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The last of the Keabog Grays, Ron, the sixteenth child, was born in 1902, the year the Boer War ended. Like the others he attended Glenbervie school and Mackie Academy leaving there at the age of 15 to be a clerk in the Net Factory of Stuart and Jack Ltd in Stonehaven, a firm which supplied ropes, nets and the like for the local fishing industry. From there he seems to have moved to the Stonehaven Auction Company where he was cashier. That he was unable to undertake any training for a career or to go further afield for work was due to the fact that he was needed at home - by then Oak Villa in Stonehaven - to help his Father who had become largely incapacitated and required lifting. After his Father's death in 1924 he moved with his Mother and sister Ada to London.
His widow, Bobbie writes:
I first met Ron in 1928 a year or so after his move to London. We met through the Dale Park Cycling Club where we were both members. We began on single bicycles but graduated to a tandem and finally ended up with a motor cycle combination. We used to take part in rides to the coast and followed the annual old crocks' motor car race from London to Brighton. Ron on one occasion also cycled with a friend to Scotland and back.
At the time Ron was earning a living playing his violin in an orchestra in a cinema at Thornton Heath in the days of the silent films but shortly afterwards he became unemployed with the advent of the 'Talkies'. He then obtained employment with a local radio and television firm.
We were married in 1936 and rented a flat in West Norwood, not far from his brother Gordon.
Ron's great ambition had always been to be an engineer and his big chance came when the Second World War broke out and the Government's training scheme for engineers came into force and he was accepted as a trainee. On completion of his training he obtained employment as an instrument mechanic with a firm making munitions and when these were no longer required he joined a firm manufacturing general office equipment and later computers. He retired in 1967 at the age of 65 but took a little while to become used to the enforced inactivity. To begin with he missed playing for the firm's bowling club but later joined the local club and had some very enjoyable times there.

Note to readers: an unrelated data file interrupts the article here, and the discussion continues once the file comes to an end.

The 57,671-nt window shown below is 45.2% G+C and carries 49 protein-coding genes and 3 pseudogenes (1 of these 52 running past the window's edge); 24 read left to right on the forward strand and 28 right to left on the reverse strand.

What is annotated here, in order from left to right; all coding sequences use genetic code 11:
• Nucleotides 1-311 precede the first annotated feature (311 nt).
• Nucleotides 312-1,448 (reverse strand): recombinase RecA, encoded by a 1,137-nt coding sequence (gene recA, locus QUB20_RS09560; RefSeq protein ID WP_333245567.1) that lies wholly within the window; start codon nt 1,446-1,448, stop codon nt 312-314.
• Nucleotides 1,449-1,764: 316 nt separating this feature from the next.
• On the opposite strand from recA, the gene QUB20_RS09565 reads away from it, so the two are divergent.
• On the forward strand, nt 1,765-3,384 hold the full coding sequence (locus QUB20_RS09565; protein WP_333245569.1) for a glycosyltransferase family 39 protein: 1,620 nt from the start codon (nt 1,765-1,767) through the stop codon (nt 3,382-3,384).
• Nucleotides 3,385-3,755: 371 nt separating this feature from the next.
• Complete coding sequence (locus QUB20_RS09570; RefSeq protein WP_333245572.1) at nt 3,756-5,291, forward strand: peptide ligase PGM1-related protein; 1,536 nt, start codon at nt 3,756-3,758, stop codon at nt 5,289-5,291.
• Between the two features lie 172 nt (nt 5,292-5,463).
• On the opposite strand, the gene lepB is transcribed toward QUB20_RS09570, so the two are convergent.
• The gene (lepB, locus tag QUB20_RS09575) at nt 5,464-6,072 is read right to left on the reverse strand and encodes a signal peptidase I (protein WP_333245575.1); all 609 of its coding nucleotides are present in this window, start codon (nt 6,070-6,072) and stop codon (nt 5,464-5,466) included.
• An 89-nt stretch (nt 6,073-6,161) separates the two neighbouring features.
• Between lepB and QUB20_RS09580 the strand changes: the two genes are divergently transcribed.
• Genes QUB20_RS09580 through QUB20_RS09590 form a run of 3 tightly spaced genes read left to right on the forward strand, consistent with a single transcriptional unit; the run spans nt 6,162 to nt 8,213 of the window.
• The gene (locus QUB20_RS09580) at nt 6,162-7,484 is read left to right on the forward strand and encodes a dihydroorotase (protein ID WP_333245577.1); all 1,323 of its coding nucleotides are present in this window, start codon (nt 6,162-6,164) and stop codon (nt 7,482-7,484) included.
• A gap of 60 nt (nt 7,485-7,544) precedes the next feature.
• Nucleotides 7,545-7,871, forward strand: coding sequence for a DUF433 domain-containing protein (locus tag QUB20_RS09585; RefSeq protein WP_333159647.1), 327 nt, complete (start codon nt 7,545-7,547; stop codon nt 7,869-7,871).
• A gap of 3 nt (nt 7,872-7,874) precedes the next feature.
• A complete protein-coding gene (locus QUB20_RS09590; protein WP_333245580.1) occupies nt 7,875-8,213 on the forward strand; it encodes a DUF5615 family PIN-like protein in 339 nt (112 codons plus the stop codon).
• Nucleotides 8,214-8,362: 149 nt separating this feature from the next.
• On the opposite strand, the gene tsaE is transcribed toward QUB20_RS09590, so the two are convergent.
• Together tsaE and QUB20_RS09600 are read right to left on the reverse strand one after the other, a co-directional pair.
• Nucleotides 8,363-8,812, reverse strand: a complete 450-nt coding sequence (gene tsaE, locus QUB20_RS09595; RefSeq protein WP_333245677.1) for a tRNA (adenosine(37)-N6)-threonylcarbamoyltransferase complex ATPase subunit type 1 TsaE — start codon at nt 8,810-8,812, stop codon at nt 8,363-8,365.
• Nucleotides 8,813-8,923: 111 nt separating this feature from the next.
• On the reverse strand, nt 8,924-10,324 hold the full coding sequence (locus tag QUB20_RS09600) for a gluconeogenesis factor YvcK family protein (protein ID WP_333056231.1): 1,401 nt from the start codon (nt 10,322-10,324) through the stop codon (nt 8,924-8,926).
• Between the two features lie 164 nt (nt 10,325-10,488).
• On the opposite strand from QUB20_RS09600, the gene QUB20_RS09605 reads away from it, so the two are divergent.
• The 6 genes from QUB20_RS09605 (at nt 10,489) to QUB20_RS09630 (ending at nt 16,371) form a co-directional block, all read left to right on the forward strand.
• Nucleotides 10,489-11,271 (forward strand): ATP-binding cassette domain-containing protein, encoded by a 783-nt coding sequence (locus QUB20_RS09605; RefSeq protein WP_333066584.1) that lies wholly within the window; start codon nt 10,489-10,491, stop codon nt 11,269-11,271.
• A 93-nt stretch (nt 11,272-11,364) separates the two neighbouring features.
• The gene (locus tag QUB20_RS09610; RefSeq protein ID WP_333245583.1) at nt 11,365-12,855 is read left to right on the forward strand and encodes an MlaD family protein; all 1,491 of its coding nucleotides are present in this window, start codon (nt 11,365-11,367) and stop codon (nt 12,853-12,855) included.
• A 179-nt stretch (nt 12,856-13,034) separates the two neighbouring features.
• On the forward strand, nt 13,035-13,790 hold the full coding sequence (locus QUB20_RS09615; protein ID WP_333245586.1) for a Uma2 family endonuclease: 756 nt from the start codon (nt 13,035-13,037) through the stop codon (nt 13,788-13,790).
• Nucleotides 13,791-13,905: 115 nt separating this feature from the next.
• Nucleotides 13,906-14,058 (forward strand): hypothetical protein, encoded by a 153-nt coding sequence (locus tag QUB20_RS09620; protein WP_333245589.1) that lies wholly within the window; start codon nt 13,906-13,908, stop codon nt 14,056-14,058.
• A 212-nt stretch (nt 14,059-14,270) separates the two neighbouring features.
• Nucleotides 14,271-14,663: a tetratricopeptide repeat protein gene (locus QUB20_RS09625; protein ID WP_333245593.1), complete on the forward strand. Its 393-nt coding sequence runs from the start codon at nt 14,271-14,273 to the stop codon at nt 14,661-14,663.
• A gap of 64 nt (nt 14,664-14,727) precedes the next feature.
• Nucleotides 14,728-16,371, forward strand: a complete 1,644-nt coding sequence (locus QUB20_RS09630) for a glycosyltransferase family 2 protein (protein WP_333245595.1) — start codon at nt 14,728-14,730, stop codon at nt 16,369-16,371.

Ron's great love was music and he spent much of his time in his youth in Scotland playing his violin in local concerts and operettas; he seems to have been fond of Gilbert and Sullivan in particular. However, once he stopped playing for a living in London, he never played the violin again. Nevertheless, he did listen to music every day on radio and television and to his large collection of records and cassettes until, sadly, in 1986 he developed depression and from then onwards he lost interest in absolutely everything apart from a brief spell about two years later when he did begin to read again.
At the end of 1992 he fell and broke his leg which meant a stay in hospital. The broken leg mended quickly but complications set in and his general health deteriorated; he was finally discharged from hospital in February 1993. In the meantime I had had a stroke and had fallen and broken a leg, so the hospital insisted that I should not have him home but that he should go to a Nursing Home until I could cope with him again. I reluctantly had to agree. In the meantime, I found out that he had Parkinson's disease and in May he passed away. His end was very peaceful and he just seemed to go to sleep.
Ian Gray, a nephew, adds:
Like most of the Uncles I remember, he was good fun and had the infectious Gray laugh - in his case, sharp and staccato. He was also one of the shorter brothers - short and stocky - with a shock of upright hair. I shall always be sorry that I did not know him - and Bobbie - better, especially in his later years when I came to live not very far away. He was 91 and both the youngest and the longest lived of the Keabog Grays.